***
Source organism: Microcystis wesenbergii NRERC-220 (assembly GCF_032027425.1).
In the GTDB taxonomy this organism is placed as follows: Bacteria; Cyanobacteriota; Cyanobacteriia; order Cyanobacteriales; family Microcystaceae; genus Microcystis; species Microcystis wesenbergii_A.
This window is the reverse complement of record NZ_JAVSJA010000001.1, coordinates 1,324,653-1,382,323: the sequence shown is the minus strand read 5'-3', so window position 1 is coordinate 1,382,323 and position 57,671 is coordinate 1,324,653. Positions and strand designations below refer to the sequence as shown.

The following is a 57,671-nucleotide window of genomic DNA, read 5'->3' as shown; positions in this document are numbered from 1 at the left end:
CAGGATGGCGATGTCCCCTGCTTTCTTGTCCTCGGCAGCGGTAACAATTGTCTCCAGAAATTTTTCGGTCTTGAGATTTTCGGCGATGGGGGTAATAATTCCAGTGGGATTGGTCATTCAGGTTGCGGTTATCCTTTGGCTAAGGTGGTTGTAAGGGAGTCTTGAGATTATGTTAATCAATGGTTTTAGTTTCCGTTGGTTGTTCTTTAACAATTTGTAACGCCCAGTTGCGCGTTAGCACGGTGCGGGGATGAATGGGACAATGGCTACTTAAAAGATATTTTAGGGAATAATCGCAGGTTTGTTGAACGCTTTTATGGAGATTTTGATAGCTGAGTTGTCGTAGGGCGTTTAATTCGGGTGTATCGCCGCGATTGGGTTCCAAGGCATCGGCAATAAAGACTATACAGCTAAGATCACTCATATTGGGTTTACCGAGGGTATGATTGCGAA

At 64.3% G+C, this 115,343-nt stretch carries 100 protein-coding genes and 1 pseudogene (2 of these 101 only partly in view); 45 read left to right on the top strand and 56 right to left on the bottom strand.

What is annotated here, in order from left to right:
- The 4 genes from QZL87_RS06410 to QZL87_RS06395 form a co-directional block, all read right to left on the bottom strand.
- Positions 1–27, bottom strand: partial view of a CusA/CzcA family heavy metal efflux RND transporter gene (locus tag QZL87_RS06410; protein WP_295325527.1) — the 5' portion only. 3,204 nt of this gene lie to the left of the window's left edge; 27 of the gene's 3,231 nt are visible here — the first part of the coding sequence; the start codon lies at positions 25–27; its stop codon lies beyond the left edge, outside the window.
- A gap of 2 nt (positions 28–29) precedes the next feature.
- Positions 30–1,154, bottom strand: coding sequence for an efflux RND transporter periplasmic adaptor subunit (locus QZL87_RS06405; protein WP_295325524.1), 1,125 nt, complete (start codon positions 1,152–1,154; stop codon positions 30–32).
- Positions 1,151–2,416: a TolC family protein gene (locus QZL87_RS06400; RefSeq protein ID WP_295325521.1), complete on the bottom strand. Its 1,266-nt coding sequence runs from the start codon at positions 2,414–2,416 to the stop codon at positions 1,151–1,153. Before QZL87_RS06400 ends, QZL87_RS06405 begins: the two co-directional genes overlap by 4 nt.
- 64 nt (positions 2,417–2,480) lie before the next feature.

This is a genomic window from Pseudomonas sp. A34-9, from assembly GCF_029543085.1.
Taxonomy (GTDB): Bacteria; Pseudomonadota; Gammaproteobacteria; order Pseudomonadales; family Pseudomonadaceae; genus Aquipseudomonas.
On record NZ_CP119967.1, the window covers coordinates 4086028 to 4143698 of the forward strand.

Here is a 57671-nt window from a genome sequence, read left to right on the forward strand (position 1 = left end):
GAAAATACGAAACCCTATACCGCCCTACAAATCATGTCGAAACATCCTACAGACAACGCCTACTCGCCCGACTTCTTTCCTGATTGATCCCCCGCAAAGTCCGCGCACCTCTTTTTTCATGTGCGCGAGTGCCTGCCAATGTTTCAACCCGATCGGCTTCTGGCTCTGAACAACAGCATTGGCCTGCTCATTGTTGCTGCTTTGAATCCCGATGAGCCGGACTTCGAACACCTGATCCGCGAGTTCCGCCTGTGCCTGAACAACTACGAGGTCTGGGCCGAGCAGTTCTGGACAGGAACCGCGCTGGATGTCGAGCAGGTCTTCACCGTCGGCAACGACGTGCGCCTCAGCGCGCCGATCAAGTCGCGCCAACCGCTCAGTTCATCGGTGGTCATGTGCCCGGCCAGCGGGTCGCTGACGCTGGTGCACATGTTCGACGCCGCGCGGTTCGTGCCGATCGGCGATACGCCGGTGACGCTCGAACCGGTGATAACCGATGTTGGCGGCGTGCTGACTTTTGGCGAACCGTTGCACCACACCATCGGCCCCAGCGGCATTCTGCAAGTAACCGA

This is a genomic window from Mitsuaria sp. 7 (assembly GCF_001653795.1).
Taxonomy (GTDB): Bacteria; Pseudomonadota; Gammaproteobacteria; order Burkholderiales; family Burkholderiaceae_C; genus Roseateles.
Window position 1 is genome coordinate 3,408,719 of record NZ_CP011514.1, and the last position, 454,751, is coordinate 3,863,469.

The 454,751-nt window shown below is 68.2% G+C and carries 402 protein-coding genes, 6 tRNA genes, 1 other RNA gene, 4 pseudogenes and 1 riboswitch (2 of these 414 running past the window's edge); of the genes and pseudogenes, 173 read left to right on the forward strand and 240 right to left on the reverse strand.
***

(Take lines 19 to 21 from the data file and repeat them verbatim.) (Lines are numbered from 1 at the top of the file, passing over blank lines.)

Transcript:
This is a genomic window from Mitsuaria sp. 7 (assembly GCF_001653795.1).
Taxonomy (GTDB): Bacteria; Pseudomonadota; Gammaproteobacteria; order Burkholderiales; family Burkholderiaceae_C; genus Roseateles.
Window position 1 is genome coordinate 3,408,719 of record NZ_CP011514.1, and the last position, 454,751, is coordinate 3,863,469.